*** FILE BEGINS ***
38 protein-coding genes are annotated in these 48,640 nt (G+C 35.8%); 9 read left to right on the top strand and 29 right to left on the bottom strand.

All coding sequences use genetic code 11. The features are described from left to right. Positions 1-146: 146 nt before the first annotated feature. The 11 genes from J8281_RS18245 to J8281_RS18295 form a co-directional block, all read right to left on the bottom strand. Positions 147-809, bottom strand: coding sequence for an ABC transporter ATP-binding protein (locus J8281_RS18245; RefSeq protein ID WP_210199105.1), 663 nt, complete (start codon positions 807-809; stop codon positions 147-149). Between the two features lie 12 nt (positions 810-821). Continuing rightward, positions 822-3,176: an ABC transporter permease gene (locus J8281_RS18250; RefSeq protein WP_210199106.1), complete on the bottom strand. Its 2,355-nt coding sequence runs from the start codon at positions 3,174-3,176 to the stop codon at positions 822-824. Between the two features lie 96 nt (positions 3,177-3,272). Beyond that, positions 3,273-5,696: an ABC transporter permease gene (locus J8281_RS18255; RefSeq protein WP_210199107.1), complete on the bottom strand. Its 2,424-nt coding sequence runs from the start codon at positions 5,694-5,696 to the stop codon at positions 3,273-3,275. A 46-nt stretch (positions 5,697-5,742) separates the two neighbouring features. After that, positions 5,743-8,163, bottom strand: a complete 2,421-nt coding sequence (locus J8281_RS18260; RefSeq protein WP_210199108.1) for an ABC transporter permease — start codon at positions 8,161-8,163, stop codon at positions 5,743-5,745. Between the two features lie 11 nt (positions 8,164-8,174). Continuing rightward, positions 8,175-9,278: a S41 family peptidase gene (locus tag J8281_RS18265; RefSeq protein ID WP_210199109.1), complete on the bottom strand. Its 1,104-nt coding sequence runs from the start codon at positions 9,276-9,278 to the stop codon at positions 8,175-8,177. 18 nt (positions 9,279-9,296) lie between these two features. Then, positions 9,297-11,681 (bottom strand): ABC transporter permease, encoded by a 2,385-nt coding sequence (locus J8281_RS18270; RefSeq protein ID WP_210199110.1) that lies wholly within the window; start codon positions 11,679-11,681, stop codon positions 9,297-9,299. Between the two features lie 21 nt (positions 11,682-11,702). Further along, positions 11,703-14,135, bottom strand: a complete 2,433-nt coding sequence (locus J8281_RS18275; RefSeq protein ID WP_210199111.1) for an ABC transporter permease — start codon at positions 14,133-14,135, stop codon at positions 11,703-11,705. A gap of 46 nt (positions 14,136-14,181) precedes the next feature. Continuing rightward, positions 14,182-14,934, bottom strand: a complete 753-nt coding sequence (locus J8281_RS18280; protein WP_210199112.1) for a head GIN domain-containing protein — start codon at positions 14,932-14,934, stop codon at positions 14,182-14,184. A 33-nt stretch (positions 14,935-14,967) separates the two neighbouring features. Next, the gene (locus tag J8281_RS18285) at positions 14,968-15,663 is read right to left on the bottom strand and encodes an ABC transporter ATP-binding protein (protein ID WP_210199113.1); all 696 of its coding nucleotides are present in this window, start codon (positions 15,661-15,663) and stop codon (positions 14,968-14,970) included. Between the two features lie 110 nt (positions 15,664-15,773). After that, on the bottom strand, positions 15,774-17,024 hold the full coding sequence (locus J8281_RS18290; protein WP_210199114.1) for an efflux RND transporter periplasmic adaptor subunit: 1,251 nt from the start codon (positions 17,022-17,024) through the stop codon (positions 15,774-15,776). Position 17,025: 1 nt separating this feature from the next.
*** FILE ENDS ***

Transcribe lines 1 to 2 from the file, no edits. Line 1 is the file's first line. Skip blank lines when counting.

38 protein-coding genes are annotated in these 48,640 nt (G+C 35.8%); 9 read left to right on the top strand and 29 right to left on the bottom strand.

All coding sequences use genetic code 11. The features are described from left to right. Positions 1-146: 146 nt before the first annotated feature. The 11 genes from J8281_RS18245 to J8281_RS18295 form a co-directional block, all read right to left on the bottom strand. Positions 147-809, bottom strand: coding sequence for an ABC transporter ATP-binding protein (locus J8281_RS18245; RefSeq protein ID WP_210199105.1), 663 nt, complete (start codon positions 807-809; stop codon positions 147-149). Between the two features lie 12 nt (positions 810-821). Continuing rightward, positions 822-3,176: an ABC transporter permease gene (locus J8281_RS18250; RefSeq protein WP_210199106.1), complete on the bottom strand. Its 2,355-nt coding sequence runs from the start codon at positions 3,174-3,176 to the stop codon at positions 822-824. Between the two features lie 96 nt (positions 3,177-3,272). Beyond that, positions 3,273-5,696: an ABC transporter permease gene (locus J8281_RS18255; RefSeq protein WP_210199107.1), complete on the bottom strand. Its 2,424-nt coding sequence runs from the start codon at positions 5,694-5,696 to the stop codon at positions 3,273-3,275. A 46-nt stretch (positions 5,697-5,742) separates the two neighbouring features. After that, positions 5,743-8,163, bottom strand: a complete 2,421-nt coding sequence (locus J8281_RS18260; RefSeq protein WP_210199108.1) for an ABC transporter permease — start codon at positions 8,161-8,163, stop codon at positions 5,743-5,745. Between the two features lie 11 nt (positions 8,164-8,174). Continuing rightward, positions 8,175-9,278: a S41 family peptidase gene (locus tag J8281_RS18265; RefSeq protein ID WP_210199109.1), complete on the bottom strand. Its 1,104-nt coding sequence runs from the start codon at positions 9,276-9,278 to the stop codon at positions 8,175-8,177. 18 nt (positions 9,279-9,296) lie between these two features. Then, positions 9,297-11,681 (bottom strand): ABC transporter permease, encoded by a 2,385-nt coding sequence (locus J8281_RS18270; RefSeq protein ID WP_210199110.1) that lies wholly within the window; start codon positions 11,679-11,681, stop codon positions 9,297-9,299. Between the two features lie 21 nt (positions 11,682-11,702). Further along, positions 11,703-14,135, bottom strand: a complete 2,433-nt coding sequence (locus J8281_RS18275; RefSeq protein ID WP_210199111.1) for an ABC transporter permease — start codon at positions 14,133-14,135, stop codon at positions 11,703-11,705. A gap of 46 nt (positions 14,136-14,181) precedes the next feature. Continuing rightward, positions 14,182-14,934, bottom strand: a complete 753-nt coding sequence (locus J8281_RS18280; protein WP_210199112.1) for a head GIN domain-containing protein — start codon at positions 14,932-14,934, stop codon at positions 14,182-14,184. A 33-nt stretch (positions 14,935-14,967) separates the two neighbouring features. Next, the gene (locus tag J8281_RS18285) at positions 14,968-15,663 is read right to left on the bottom strand and encodes an ABC transporter ATP-binding protein (protein ID WP_210199113.1); all 696 of its coding nucleotides are present in this window, start codon (positions 15,661-15,663) and stop codon (positions 14,968-14,970) included. Between the two features lie 110 nt (positions 15,664-15,773). After that, on the bottom strand, positions 15,774-17,024 hold the full coding sequence (locus J8281_RS18290; protein WP_210199114.1) for an efflux RND transporter periplasmic adaptor subunit: 1,251 nt from the start codon (positions 17,022-17,024) through the stop codon (positions 15,774-15,776). Position 17,025: 1 nt separating this feature from the next.